Leading up to the assassination

From June 1984 he was never the same again. His thoughts and actions became slowly more religious. He started to wear his Kachera again, go more regularly to the Gurughar, and keep company with more religious people like Bhai Kehar Singh.

One day he came from work and said that a Baaj (Falcon) was seen circling the Prime Ministers quarters and settled on a tall tree. All the security staff were amazed and even bowed to it in reverence, even when one started a motorcycle to see if it would be frightened; it stayed; only later flying off. I said to him that he never believed in such things before, but he didn’t reply.

(The tenth master, Guru Gobind Singh Ji was referred to as ‘Chittay baaja wala”, the keeper of the white falcon. From time to time a white baaj is seen in the mountains of the Himalayas in the surrounding areas of Hemkund Sahib where Guru Gobind Singh ji performed much meditation. After the attack on Sri Harmandir Sahib, many saw a white baaj, seen by many it circled and perched on a branch, Sikhs took this as a sign that the Guru was with them.)

Around September 1984 (just under a month before his Shaheedi), he would go to the Gurdwara every day, he became disinterested with worldly affairs and became very sincere and passionate in his Sikhi.

One day he came home and said “I am going to take Amrit”. I was surprised by this and said that how come he didn’t discuss it like we usually discussed things. His reply was “you know how I used to drink with my friends before, and sometimes I would drink a bit too much, you used to get angry”. I thought to myself well at least he won’t drink again and was pleased.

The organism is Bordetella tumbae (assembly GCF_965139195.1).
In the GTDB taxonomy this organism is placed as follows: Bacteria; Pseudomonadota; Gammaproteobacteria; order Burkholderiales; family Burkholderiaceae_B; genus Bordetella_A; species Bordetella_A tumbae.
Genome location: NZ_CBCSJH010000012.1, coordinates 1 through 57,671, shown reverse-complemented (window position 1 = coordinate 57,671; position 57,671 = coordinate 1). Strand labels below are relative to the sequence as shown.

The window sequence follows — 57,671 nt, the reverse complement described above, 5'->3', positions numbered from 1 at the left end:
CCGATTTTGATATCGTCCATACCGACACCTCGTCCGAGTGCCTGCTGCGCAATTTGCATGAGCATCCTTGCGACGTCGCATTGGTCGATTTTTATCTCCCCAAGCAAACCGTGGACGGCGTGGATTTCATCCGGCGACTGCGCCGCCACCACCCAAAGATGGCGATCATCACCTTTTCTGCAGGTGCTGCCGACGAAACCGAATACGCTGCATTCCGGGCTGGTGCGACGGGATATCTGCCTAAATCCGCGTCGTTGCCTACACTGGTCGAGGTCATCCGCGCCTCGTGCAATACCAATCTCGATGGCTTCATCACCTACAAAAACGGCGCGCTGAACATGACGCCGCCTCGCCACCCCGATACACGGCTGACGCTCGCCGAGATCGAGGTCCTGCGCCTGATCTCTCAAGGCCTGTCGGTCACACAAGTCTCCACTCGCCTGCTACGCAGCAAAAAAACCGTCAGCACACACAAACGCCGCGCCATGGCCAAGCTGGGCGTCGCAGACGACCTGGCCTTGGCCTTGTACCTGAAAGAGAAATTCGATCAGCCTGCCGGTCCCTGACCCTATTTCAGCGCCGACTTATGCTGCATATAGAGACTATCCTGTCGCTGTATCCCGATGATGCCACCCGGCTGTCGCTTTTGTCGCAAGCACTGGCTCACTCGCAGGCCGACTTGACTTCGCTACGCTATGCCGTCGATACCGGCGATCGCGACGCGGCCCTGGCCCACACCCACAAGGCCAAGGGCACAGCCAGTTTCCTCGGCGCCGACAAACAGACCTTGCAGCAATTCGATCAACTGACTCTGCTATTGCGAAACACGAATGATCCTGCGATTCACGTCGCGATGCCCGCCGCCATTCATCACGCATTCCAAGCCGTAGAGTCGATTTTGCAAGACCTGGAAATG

(On 24th October 1984, Beant Singh and Satwant Singh took Amrit at a Gurdwara in Delhi.)

Your opinion on the assassination, and the Sikh Freedom Movement

When a tyrant is born, his killer is also brought into this world. Sardar ji was not coerced, neither did he act in a moment of madness. Instead he bettered himself religiously; believing that by becoming a more spiritual Gursikh he would be gifted the Seva (boon) of following his Guru's Hukam (teachings) by standing up against oppression, and delivering justice for thousands of Sikhs who were killed, and for the desecration of Sri Harmandir Sahib.

I'm very proud of being his wife, the government can say what they want, because at the time of Shaheed Bhagat Singh he was treated as a terrorist by his own government. They did not support him then, but today there are statues of him all across India, and government ministers queue up to adorn him with garlands of flowers.

I believe everyone in Punjab should join together and join the movement. The Indian government is an oppressive regime, despite what is said in its constitution, false imprisonment, torture and illegal killings are rife. The Sikh freedom movement is for greater financial, religious, social, cultural and political freedom for all Punjabis. The Congress government has amended the constitution 65 times yet it cannot change it once to acknowledge the Sikhs as a separate religion. They want us to stop our movement and compromise, but they do not wish to change, they do not wish to deal with the root issues, our grievances.